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Old 09-13-2013, 07:03 PM
 
Location: Las Vegas, NV
229 posts, read 438,383 times
Reputation: 41

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I was speaking with a loan officer today on the phone in the state of Utah. This person asserted that PMI is required for a minimum of 3 years no matter the increase in equity. This didn't sound right to me at all. I am aware that the law changed recently for PMI on FHA loans; it's now required for the life of the loan. But conventional, 3 year minimum? And they claimed this is industry wide.
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Old 09-13-2013, 07:06 PM
 
Location: Huntington Woods, MI
1,742 posts, read 3,370,663 times
Reputation: 683
Guidelines for Fannie Mae and Freddy Mac are a minimum payment history of two years and a 75% loan to value percentage. The fact of the matter is that the bank isn't required to remove the PMI before the termination date.
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Old 09-13-2013, 07:09 PM
 
Location: Las Vegas, NV
229 posts, read 438,383 times
Reputation: 41
So even if my equity goes up, whether by extra payments by me, or some other economic event that causes home values to surge, I still have to pay for that lender's minimum of 3 years?
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Old 09-13-2013, 07:19 PM
 
Location: Huntington Woods, MI
1,742 posts, read 3,370,663 times
Reputation: 683
Two years is common on conventional loans. I work in the mortgage department of a bank and have specifically worked in the PMI department. We have to keep our investors happy. Fannie Mae and Freddy Mac want a minimum of two years. I'm not sure where the 3 years is coming from. If it's before your scheduled termination date, it's completely up to the lender. My advice is don't expect to have PMI removed early. Consider it a bonus if you get it removed early.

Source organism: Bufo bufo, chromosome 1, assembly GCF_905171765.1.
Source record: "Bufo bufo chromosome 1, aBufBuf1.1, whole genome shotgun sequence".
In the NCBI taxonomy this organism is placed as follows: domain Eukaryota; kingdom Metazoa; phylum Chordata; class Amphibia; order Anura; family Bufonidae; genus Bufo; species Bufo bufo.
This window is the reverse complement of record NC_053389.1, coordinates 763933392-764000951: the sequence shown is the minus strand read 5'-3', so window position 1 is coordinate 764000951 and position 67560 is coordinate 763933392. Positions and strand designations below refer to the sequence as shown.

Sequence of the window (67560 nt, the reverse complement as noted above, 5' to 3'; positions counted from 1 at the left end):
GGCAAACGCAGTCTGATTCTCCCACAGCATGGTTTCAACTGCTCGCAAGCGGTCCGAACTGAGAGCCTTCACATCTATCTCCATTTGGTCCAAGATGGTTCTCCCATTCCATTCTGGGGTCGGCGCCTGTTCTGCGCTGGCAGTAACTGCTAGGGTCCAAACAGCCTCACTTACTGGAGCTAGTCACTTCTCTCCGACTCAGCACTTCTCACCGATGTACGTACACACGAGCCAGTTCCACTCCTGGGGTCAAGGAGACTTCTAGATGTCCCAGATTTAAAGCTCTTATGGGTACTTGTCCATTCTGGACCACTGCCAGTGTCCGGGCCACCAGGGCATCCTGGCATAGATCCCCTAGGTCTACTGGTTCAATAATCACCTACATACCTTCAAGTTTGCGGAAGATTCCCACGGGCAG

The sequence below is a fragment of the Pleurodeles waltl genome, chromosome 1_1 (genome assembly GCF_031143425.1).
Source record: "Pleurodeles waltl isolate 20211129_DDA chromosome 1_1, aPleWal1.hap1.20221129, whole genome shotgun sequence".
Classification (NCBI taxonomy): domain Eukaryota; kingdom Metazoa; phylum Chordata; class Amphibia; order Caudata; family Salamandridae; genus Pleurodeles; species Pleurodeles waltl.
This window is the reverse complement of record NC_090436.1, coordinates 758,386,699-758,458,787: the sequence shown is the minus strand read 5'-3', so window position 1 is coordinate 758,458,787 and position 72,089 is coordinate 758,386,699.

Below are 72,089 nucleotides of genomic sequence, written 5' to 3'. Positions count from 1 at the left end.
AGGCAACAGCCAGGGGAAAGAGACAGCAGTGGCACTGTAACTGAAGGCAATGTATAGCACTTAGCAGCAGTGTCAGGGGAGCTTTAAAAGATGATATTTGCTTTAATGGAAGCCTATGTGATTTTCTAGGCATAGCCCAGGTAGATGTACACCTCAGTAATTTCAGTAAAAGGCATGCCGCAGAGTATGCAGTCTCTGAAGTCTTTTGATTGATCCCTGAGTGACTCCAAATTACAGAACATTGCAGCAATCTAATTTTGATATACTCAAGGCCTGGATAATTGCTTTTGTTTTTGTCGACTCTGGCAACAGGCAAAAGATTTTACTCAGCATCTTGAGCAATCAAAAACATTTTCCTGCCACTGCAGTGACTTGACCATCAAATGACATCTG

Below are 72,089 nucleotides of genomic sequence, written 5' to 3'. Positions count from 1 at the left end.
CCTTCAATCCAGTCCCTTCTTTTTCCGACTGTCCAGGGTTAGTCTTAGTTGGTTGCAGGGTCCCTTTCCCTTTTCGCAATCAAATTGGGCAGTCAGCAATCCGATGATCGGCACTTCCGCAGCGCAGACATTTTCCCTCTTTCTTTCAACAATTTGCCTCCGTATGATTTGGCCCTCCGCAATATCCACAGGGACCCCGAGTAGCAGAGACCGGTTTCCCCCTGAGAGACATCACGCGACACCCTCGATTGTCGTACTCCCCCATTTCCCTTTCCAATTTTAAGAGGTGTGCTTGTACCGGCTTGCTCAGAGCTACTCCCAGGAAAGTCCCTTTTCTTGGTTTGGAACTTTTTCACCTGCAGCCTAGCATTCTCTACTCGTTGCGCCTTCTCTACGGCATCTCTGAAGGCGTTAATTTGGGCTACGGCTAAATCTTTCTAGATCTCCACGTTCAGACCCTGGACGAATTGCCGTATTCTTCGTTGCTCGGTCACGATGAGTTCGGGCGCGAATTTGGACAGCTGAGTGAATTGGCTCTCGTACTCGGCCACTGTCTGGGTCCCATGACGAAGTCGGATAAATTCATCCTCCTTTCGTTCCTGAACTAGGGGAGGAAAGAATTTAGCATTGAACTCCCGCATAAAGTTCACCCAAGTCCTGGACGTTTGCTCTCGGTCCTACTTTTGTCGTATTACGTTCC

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Old 09-13-2013, 07:32 PM
 
Location: Las Vegas, NV
229 posts, read 438,383 times
Reputation: 41
I just found this too:

https://www.ugcorp.com/services/guid...celling_MI.pdf
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Old 09-13-2013, 07:38 PM
 
Location: Huntington Woods, MI
1,742 posts, read 3,370,663 times
Reputation: 683
Quote:
Originally Posted by Vegas-to-? View Post
Read the fine print. It says no 60 day lates in the past 24 months. That's why Fannie and Freddy and want at least 24 months. Removing PMI early is never easy.
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Old 09-13-2013, 07:41 PM
 
Location: Las Vegas, NV
229 posts, read 438,383 times
Reputation: 41
Ok I see, that's where the 2 years comes into play. So is my lender just tacking on another year? Can they do that?
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Old 09-13-2013, 07:43 PM
 
Location: Huntington Woods, MI
1,742 posts, read 3,370,663 times
Reputation: 683
Quote:
Originally Posted by Vegas-to-? View Post
Ok I see, that's where the 2 years comes into play. So is my lender just tacking on another year? Can they do that?
If it's before the scheduled termination date on your PMI disclosure, they are under no obligation to remove it. These are guidelines to remove it early. They are not requirements or laws.
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Old 09-13-2013, 07:47 PM
 
Location: Las Vegas, NV
229 posts, read 438,383 times
Reputation: 41
gotcha, I found the law (for anyone else interested in this topic)

12 USC 4901 - Definitions | Title 12 - Banks and Banking | U.S. Code | LII / Legal Information Institute
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Old 09-13-2013, 07:48 PM
 
Location: Huntington Woods, MI
1,742 posts, read 3,370,663 times
Reputation: 683
Is this a loan broker you are working with? I have found brokers are clueless with PMI. They just originate the loan and sell it. In fact today I had a customer angry since her broker said she could have PMI removed after 6 months on an FHA loan.
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